Prayer heals. So say thousands of Americans who use prayer to improve their health. According to a study by Dr. Anne McCaffrey of the Harvard Medical School one third of Americans use prayer to facilitate physical healing. 69 percent of the 2,000 people surveyed said prayer greatly improved their health. Additional studies have linked prayer to positive health outcomes with high blood pressure, asthma, heart attacks, headaches, and anxiety. "It's not a fringe thing," says McCaffrey. "I think very mainstream Americans are using prayer in their daily lives."
Though Western medicine, with its focus on the scientifically quantifiable results, tends to eschew the links between prayer and healing, the Old and New Testament have long espoused the healing power of prayer. A prayer for the sick is a regular part of Catholic and Jewish religious services. Members of Muslim congregations often conclude daily services by asking the imam to offer a special prayer for those who are sick. 'This is the most ancient, widely practiced therapy on the face of the earth," said Dr. Mitchell Krucoff, a professor of medicine and cardiology at Duke University Medical Center
Patients describing the benefits of prayer often talk about how it provides a sense of well being. Makes sense. When we accept God, we achieve a spirituality that connects us to the significance of life and provides an immutable foundation from which to judge right and wrong. This foundation is not transient like the vain and materialistic trappings of life. It is eternal. Even during the worst hardships, when the other things in our lives seem to fall apart, we can still find peace in the eternal love of God. People who understand this will feel God’s love reflected back. That is to say, a person cannot love God, without loving himself. How could a belief system designed to bring about such a sense of peace not have positive general health benefits?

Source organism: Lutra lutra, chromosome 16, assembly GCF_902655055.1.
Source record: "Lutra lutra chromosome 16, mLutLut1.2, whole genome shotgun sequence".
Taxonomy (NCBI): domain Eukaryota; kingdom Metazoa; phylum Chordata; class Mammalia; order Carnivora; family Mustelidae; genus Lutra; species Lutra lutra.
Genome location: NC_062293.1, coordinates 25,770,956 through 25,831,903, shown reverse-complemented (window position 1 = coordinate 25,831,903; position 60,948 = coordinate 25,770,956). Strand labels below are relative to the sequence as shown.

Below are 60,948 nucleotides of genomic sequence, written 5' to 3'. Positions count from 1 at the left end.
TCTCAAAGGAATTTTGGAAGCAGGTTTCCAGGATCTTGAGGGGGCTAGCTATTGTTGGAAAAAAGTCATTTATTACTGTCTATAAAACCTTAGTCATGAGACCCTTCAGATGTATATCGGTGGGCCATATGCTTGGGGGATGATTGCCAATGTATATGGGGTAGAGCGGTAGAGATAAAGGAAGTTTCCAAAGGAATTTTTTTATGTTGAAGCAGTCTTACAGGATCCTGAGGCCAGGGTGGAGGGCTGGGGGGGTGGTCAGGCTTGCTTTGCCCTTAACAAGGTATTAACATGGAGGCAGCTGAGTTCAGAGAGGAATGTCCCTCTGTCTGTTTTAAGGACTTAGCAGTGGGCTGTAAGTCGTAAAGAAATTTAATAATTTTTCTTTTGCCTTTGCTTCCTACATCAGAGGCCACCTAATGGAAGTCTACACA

Of course, none of this means that spiritual health is a substitute for traditional medicine, or that prayer will ensure physical well being. After all, many saints suffered from a laundry list of physical maladies. We are only human. But what’s telling about the Harvard study is that it reveals just how critical a component prayer is in most American’s lives. Doctors cannot and should not ignore that. Traditional medicine needs to explore this critical component of patient’s lives to better understand their response to illness and recovery. "Doctors need to realize that we don't have the market on what people are doing to make themselves feel better," says McCaffrey.
Of course, it is difficult to test the effects of prayer. You cannot reduce spirituality to a quantifiable figure. You can’t measure its effects in a beaker. Perhaps that’s why physicians are loathe to discuss the matter with patients. But the fact that prayer is a critical component in most people’s lives tells us that spirituality-- when combined with traditional medicine—should be embraced as an integral part of the health care process.